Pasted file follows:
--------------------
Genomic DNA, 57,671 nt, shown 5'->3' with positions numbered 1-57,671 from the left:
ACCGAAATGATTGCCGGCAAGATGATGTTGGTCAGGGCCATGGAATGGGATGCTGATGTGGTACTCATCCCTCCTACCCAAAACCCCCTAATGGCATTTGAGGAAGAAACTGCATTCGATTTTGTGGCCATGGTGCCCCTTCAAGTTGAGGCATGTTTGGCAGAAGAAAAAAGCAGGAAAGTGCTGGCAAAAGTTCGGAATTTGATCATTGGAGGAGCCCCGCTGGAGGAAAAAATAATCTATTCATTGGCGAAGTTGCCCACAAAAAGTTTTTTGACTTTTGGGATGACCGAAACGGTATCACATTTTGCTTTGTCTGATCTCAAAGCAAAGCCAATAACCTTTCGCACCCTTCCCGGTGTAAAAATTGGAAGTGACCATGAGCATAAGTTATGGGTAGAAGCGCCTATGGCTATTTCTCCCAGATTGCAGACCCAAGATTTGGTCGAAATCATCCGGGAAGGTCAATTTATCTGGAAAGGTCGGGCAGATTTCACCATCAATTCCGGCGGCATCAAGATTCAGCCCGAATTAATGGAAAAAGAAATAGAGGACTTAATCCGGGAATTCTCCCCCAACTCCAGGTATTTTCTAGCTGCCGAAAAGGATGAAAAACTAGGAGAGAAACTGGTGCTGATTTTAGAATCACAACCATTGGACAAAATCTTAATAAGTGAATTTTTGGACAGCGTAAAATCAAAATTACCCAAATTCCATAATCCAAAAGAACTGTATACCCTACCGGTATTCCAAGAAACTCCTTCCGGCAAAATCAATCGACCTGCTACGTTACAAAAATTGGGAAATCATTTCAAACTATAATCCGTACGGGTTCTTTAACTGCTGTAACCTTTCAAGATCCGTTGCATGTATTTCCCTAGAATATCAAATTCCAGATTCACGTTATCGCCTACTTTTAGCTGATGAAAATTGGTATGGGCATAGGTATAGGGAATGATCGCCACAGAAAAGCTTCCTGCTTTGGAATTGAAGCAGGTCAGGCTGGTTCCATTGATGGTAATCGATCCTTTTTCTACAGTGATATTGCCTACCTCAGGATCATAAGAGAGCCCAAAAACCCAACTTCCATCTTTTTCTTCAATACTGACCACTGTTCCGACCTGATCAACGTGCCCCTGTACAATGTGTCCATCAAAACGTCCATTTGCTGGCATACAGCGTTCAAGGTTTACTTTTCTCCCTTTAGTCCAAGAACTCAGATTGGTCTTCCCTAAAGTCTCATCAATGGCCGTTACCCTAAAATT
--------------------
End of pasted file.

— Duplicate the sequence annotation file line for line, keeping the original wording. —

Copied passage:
Genomic DNA, 57,671 nt, shown 5'->3' with positions numbered 1-57,671 from the left:
ACCGAAATGATTGCCGGCAAGATGATGTTGGTCAGGGCCATGGAATGGGATGCTGATGTGGTACTCATCCCTCCTACCCAAAACCCCCTAATGGCATTTGAGGAAGAAACTGCATTCGATTTTGTGGCCATGGTGCCCCTTCAAGTTGAGGCATGTTTGGCAGAAGAAAAAAGCAGGAAAGTGCTGGCAAAAGTTCGGAATTTGATCATTGGAGGAGCCCCGCTGGAGGAAAAAATAATCTATTCATTGGCGAAGTTGCCCACAAAAAGTTTTTTGACTTTTGGGATGACCGAAACGGTATCACATTTTGCTTTGTCTGATCTCAAAGCAAAGCCAATAACCTTTCGCACCCTTCCCGGTGTAAAAATTGGAAGTGACCATGAGCATAAGTTATGGGTAGAAGCGCCTATGGCTATTTCTCCCAGATTGCAGACCCAAGATTTGGTCGAAATCATCCGGGAAGGTCAATTTATCTGGAAAGGTCGGGCAGATTTCACCATCAATTCCGGCGGCATCAAGATTCAGCCCGAATTAATGGAAAAAGAAATAGAGGACTTAATCCGGGAATTCTCCCCCAACTCCAGGTATTTTCTAGCTGCCGAAAAGGATGAAAAACTAGGAGAGAAACTGGTGCTGATTTTAGAATCACAACCATTGGACAAAATCTTAATAAGTGAATTTTTGGACAGCGTAAAATCAAAATTACCCAAATTCCATAATCCAAAAGAACTGTATACCCTACCGGTATTCCAAGAAACTCCTTCCGGCAAAATCAATCGACCTGCTACGTTACAAAAATTGGGAAATCATTTCAAACTATAATCCGTACGGGTTCTTTAACTGCTGTAACCTTTCAAGATCCGTTGCATGTATTTCCCTAGAATATCAAATTCCAGATTCACGTTATCGCCTACTTTTAGCTGATGAAAATTGGTATGGGCATAGGTATAGGGAATGATCGCCACAGAAAAGCTTCCTGCTTTGGAATTGAAGCAGGTCAGGCTGGTTCCATTGATGGTAATCGATCCTTTTTCTACAGTGATATTGCCTACCTCAGGATCATAAGAGAGCCCAAAAACCCAACTTCCATCTTTTTCTTCAATACTGACCACTGTTCCGACCTGATCAACGTGCCCCTGTACAATGTGTCCATCAAAACGTCCATTTGCTGGCATACAGCGTTCAAGGTTTACTTTTCTCCCTTTAGTCCAAGAACTCAGATTGGTCTTCCCTAAAGTCTCATCAATGGCCGTTACCCTAAAATT